Originally created 11/23/04

Dorsett watches two players pass him on NFL list

HEMPSTEAD, N.Y. - Tony Dorsett was impressed with Curtis Martin the first time he saw the running back suit up for the University of Pittsburgh.

Not much has changed since. Dorsett watched with admiration and excitement as Martin and Jerome Bettis passed him Sunday on the NFL rushing list. The Steelers' Bettis moved into fifth place with 12,863 yards, while the Jets' Martin is now sixth with 12,741. That drops Dorsett to seventh at 12,739 yards.

When Dorsett retired in 1988, he was second on the list, but has since watched Emmitt Smith, Barry Sanders and Eric Dickerson pass him, as well. However, the ranking hardly matters to Dorsett. He was just happy to see two players as consistent as Martin and Bettis go ahead of him.

"My hat is off to those guys to be able to play at that level and to perform year in and year out," Dorsett said Monday. "I can't help but admire guys who are able to show up week in and week out and play at a high level of competition."

Dorsett starred at Pittsburgh and won the Heisman Trophy in 1976, before his distinguished 12-year career in the NFL landed him in the Hall of Fame. He watched with anticipation as Martin started his Panthers career in 1991, and has not been disappointed.

"He comes to play all the time and I admired that about him from the time I saw him play at the University of Pittsburgh," Dorsett said. "He has the passion, he takes care of his body. He came from a tough part of Pittsburgh and he was able to overcome a lot of things a lot of players have not been able to overcome and be able to go out there and play well."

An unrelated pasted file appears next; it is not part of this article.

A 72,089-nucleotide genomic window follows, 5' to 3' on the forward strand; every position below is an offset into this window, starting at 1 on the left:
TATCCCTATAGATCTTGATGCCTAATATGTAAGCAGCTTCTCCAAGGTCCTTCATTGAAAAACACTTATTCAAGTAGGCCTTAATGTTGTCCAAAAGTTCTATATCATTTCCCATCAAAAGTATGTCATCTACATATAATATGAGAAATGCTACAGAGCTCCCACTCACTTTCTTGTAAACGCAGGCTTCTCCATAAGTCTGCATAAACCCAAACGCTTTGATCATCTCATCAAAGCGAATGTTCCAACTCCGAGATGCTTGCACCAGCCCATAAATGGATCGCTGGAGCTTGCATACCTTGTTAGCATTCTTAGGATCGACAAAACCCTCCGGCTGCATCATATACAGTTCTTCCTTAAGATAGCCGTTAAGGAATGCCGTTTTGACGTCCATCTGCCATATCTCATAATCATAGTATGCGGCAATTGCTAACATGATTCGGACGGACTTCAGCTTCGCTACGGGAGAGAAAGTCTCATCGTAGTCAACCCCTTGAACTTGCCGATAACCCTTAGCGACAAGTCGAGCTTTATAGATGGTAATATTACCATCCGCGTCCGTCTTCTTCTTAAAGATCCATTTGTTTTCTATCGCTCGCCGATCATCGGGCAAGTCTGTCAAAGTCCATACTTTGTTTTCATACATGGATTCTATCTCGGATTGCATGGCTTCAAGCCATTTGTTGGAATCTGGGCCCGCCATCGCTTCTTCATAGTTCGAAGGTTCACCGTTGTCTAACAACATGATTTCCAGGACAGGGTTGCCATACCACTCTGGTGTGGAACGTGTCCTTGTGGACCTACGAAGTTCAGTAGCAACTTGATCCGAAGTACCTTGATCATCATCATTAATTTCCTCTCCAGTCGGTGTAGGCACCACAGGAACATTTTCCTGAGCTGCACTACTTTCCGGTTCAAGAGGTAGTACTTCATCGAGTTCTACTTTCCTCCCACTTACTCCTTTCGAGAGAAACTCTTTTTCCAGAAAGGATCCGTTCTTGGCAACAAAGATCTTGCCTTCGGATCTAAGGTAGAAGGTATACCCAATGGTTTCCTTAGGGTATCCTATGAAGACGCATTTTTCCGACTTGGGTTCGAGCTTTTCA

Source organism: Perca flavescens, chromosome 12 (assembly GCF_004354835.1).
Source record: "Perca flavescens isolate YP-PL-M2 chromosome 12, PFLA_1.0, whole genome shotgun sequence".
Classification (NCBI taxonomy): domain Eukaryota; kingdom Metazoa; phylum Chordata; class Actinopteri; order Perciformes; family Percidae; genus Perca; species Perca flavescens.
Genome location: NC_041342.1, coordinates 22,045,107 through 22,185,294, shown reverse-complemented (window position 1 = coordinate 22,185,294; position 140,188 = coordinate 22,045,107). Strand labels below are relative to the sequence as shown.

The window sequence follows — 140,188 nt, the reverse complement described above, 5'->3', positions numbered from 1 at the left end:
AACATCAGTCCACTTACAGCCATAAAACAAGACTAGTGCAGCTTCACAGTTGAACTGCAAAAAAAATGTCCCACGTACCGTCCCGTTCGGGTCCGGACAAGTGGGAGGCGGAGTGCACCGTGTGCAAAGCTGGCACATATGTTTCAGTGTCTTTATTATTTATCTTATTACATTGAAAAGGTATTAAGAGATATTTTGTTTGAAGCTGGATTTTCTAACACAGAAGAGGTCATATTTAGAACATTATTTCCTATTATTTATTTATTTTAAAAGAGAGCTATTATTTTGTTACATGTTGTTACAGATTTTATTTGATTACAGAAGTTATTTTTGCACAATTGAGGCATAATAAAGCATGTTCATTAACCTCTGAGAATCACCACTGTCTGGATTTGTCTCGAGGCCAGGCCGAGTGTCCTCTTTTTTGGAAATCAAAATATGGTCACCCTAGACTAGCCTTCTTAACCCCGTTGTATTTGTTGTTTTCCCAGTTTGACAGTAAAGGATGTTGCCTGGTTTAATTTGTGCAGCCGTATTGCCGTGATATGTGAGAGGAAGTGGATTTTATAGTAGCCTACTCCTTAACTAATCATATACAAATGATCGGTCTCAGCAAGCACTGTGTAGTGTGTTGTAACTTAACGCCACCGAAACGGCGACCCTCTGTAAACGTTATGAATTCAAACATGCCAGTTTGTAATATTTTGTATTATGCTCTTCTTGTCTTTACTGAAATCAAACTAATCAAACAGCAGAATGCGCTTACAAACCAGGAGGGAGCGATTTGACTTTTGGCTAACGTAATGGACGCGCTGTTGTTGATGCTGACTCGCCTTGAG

Also Sunday, Martin joined Barry Sanders as the second back to start his career with 10 straight 1,000-yard seasons. Though he bruised his right knee in that game in Cleveland, Martin is expected to play Sunday against the Arizona Cardinals and another all-time great in Smith.

Martin shies away from talking about his chase up the rushing list. But sharing that record with Sanders is one in which he takes particular pride.

"This is the one accomplishment that really means something to me," Martin said after the game. "It's very rare that I really enjoy some of the things I have done, but this is something I enjoy right now because it's the true test of consistency, it's the true test of perseverance, and these are the things I stand for as a man, both on the field and off the field."

Dorsett ran for over 1,000 yards in eight of his first nine seasons. The only time he missed was in the strike-shortened season of 1982.

Being able to achieve something only Sanders has done sets Martin apart.

"That's the toughest deal," Dorsett said. "You have to be able to play with pain. Every team that Curtis has played for he's been the ultimate pro, ultimate team player. We have some athletes that come in, they are kind of flash in the pan, they have one or two good years. My whole deal was to see a guy if you are able to pass the test of time, and that's to be able to do it year in and year out with consistency."

Jets fullback Jerald Sowell said he will be able to reflect on what Martin has accomplished when his career is over.

"It is an honor for me to be a part of his success," Sowell said. "He's a very humble guy, he doesn't even talk about those type of things. Curtis, his character shows on and off the field. He's a great back. He's accomplished a lot."

And Dorsett believes those accomplishments will lead to Canton and the Hall of Fame.

"Obviously Curtis has shown he's got quite a few more years left in him, so I'm just going to support him and admire him in his quest to move further up that all-time rushing list," Dorsett said. "He's one of the best running backs to play in the National Football League."


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